We are learning from Case Studies in Business Ethics by the late Rabbi Dr. Aaron Levine z"l professor of economics at Yeshiva University.
We have already established that lying to maintain domestic harmony is sometimes permitted. However, the Gemara in Yevamot on 63a seems to contradict this.
The Gemara tells a story about the wife of Rav who spitefully tormented him. "If he asked her to prepare lentils she would prepares peas. If he asked for peas she would prepare lentils." When his son Hiyya grew up he gave her his father's instructions in reverse. "Your mother," remarked Rav to him, "has improved." At that point Hiyya revealed to his father that it was in fact he who had made her seem to improve by reversing the orders. Upon hearing this Rav admonished his son and requested that he stop engaging in falsehood, even for the sake of harmony.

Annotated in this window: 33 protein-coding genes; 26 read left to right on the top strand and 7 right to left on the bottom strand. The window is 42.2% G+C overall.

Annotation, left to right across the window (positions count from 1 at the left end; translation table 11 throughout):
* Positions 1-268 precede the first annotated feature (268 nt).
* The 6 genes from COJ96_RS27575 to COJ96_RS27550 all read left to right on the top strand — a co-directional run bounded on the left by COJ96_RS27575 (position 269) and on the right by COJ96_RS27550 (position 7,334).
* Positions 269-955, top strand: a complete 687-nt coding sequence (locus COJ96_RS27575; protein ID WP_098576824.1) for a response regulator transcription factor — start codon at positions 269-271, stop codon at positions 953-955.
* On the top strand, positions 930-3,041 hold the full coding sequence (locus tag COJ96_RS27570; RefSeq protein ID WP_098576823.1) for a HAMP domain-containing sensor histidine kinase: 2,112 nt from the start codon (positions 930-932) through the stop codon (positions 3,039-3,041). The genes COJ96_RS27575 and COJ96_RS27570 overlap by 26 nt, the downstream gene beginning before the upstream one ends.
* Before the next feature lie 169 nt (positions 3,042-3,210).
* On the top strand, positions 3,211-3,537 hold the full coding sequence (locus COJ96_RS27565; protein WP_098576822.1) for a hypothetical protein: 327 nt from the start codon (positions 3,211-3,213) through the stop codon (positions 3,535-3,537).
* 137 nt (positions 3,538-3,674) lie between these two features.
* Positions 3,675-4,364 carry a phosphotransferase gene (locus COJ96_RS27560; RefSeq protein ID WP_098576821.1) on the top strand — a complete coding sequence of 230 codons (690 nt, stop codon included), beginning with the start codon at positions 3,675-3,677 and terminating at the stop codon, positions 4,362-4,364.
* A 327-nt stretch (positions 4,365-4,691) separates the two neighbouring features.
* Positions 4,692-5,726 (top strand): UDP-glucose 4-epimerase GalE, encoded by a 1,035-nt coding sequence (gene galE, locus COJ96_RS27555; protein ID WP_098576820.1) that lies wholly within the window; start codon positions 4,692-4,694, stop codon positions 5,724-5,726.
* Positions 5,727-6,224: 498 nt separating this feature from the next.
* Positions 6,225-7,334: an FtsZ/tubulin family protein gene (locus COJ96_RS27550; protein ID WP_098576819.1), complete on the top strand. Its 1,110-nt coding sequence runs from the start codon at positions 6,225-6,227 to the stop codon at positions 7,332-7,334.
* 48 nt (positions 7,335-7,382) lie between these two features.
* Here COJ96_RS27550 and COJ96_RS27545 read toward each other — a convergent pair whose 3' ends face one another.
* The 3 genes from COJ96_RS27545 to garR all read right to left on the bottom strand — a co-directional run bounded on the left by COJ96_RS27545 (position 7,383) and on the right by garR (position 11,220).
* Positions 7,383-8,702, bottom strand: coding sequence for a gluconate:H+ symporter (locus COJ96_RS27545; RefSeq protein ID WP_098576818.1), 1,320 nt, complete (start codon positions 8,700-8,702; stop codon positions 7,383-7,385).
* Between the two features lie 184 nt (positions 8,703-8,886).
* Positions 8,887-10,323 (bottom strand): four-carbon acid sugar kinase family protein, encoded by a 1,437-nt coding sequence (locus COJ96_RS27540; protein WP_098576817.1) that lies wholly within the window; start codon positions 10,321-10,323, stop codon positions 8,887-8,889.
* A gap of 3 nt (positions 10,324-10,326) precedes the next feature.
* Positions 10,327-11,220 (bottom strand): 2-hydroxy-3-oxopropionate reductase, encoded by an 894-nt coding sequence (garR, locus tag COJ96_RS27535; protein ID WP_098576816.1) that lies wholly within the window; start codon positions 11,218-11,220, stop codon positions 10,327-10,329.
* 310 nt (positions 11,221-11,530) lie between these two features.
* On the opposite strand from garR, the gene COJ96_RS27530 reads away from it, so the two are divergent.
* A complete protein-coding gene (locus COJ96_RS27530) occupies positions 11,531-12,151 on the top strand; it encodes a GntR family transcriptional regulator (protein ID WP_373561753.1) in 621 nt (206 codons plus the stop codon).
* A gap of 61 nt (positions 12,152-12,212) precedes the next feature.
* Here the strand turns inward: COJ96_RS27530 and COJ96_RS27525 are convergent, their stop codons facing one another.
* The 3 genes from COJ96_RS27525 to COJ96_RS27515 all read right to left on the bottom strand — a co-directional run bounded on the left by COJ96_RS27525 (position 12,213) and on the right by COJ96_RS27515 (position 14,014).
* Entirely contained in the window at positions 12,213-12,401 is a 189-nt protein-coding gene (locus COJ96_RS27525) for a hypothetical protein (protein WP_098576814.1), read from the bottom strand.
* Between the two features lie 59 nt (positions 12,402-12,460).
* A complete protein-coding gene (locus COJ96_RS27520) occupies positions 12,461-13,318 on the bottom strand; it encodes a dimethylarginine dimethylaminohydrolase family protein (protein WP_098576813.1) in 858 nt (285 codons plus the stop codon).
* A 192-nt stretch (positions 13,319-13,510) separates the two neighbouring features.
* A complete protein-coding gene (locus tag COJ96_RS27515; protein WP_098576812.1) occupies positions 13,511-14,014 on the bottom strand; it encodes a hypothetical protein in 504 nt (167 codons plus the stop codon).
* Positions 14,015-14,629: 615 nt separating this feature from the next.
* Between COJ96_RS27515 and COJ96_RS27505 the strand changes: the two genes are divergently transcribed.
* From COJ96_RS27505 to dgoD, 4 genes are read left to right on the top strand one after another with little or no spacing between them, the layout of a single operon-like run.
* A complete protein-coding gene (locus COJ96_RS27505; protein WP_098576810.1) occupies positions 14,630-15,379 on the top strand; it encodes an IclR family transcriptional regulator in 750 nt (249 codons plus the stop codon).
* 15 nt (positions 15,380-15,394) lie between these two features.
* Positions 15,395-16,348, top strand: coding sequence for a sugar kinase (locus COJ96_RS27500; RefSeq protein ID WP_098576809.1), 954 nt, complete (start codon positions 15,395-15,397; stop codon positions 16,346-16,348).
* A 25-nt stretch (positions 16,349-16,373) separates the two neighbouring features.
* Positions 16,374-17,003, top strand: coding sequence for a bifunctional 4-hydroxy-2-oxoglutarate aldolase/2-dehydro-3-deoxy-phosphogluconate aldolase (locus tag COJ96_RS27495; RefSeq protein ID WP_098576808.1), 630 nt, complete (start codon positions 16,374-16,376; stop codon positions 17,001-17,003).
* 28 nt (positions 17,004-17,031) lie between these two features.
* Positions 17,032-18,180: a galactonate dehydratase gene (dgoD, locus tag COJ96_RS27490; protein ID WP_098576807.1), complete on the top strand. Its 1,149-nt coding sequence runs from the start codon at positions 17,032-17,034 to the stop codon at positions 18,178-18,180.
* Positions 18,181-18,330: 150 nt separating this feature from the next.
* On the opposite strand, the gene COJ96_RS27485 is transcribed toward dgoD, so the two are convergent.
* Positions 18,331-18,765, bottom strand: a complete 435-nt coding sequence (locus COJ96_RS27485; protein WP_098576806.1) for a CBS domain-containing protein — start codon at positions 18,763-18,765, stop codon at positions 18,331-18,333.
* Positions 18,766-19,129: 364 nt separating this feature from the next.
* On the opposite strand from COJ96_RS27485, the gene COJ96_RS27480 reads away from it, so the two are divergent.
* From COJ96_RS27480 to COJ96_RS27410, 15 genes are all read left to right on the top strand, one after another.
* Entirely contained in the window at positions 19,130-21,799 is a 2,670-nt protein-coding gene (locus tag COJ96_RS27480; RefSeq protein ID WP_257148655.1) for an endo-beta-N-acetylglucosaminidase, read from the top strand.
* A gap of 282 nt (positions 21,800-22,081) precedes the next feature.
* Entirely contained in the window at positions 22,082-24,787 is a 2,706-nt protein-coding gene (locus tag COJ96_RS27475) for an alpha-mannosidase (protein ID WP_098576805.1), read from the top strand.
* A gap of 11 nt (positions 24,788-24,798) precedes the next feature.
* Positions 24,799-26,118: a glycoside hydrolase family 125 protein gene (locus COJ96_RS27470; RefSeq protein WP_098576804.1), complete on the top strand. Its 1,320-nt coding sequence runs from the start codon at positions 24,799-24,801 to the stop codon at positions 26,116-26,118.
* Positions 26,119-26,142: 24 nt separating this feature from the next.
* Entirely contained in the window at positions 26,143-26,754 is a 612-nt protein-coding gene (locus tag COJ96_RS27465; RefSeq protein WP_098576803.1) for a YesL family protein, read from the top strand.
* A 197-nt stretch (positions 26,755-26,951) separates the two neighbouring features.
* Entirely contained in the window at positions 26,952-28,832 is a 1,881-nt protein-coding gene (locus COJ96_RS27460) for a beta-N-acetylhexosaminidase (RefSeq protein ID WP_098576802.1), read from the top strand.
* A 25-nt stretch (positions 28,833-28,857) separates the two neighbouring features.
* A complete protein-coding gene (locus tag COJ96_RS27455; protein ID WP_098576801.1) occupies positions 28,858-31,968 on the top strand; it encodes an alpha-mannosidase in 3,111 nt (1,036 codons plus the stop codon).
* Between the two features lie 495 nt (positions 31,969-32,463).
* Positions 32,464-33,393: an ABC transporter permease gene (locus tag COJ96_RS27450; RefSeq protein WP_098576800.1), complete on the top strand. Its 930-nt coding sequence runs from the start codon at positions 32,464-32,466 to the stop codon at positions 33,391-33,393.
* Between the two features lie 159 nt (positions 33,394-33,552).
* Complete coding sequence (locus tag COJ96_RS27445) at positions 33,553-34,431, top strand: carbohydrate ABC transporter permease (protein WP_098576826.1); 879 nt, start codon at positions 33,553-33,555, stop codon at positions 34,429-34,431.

Why was lying not permitted in this case if it helped to bring domestic harmony?
Rav Solomon Luria (Poland, 1510-1573) noted this seeming contradiction. His answer was that the difference between this case and other cases that we mentioned is that this was a habitual lie. To be successful Hiyya had to engage in this ruse for an indefinite period of time which would inevitably have a negative effect on his character.
R. Nahum Yavrov (Israel, contemporary) posits that any falsehood, even for the sake of domestic harmony, must not be used in the presence of children. According to him moral education of children is, in some instances, even more important than domestic harmony.